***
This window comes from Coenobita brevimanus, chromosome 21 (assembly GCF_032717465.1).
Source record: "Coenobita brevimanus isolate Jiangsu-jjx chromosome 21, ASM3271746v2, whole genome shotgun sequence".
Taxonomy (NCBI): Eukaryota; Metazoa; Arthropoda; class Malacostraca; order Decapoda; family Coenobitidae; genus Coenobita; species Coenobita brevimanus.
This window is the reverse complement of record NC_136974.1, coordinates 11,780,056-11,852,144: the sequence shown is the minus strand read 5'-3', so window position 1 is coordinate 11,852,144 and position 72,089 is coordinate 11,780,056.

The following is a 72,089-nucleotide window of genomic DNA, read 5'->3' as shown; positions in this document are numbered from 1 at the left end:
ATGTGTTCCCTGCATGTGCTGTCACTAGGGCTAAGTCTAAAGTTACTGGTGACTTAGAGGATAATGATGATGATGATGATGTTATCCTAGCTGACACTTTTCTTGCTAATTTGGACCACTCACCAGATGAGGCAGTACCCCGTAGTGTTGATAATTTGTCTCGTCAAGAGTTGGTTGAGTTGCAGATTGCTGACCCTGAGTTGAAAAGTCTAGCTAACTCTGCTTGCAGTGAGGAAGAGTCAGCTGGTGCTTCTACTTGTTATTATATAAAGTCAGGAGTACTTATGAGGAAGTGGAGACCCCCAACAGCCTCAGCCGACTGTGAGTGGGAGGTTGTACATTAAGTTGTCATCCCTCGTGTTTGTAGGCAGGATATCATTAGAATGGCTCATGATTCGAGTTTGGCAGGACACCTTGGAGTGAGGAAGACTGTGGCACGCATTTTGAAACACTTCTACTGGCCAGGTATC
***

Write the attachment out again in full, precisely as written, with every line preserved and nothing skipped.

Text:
This window comes from Coenobita brevimanus, chromosome 21 (assembly GCF_032717465.1).
Source record: "Coenobita brevimanus isolate Jiangsu-jjx chromosome 21, ASM3271746v2, whole genome shotgun sequence".
Taxonomy (NCBI): Eukaryota; Metazoa; Arthropoda; class Malacostraca; order Decapoda; family Coenobitidae; genus Coenobita; species Coenobita brevimanus.
This window is the reverse complement of record NC_136974.1, coordinates 11,780,056-11,852,144: the sequence shown is the minus strand read 5'-3', so window position 1 is coordinate 11,852,144 and position 72,089 is coordinate 11,780,056.

The following is a 72,089-nucleotide window of genomic DNA, read 5'->3' as shown; positions in this document are numbered from 1 at the left end:
ATGTGTTCCCTGCATGTGCTGTCACTAGGGCTAAGTCTAAAGTTACTGGTGACTTAGAGGATAATGATGATGATGATGATGTTATCCTAGCTGACACTTTTCTTGCTAATTTGGACCACTCACCAGATGAGGCAGTACCCCGTAGTGTTGATAATTTGTCTCGTCAAGAGTTGGTTGAGTTGCAGATTGCTGACCCTGAGTTGAAAAGTCTAGCTAACTCTGCTTGCAGTGAGGAAGAGTCAGCTGGTGCTTCTACTTGTTATTATATAAAGTCAGGAGTACTTATGAGGAAGTGGAGACCCCCAACAGCCTCAGCCGACTGTGAGTGGGAGGTTGTACATTAAGTTGTCATCCCTCGTGTTTGTAGGCAGGATATCATTAGAATGGCTCATGATTCGAGTTTGGCAGGACACCTTGGAGTGAGGAAGACTGTGGCACGCATTTTGAAACACTTCTACTGGCCAGGTATC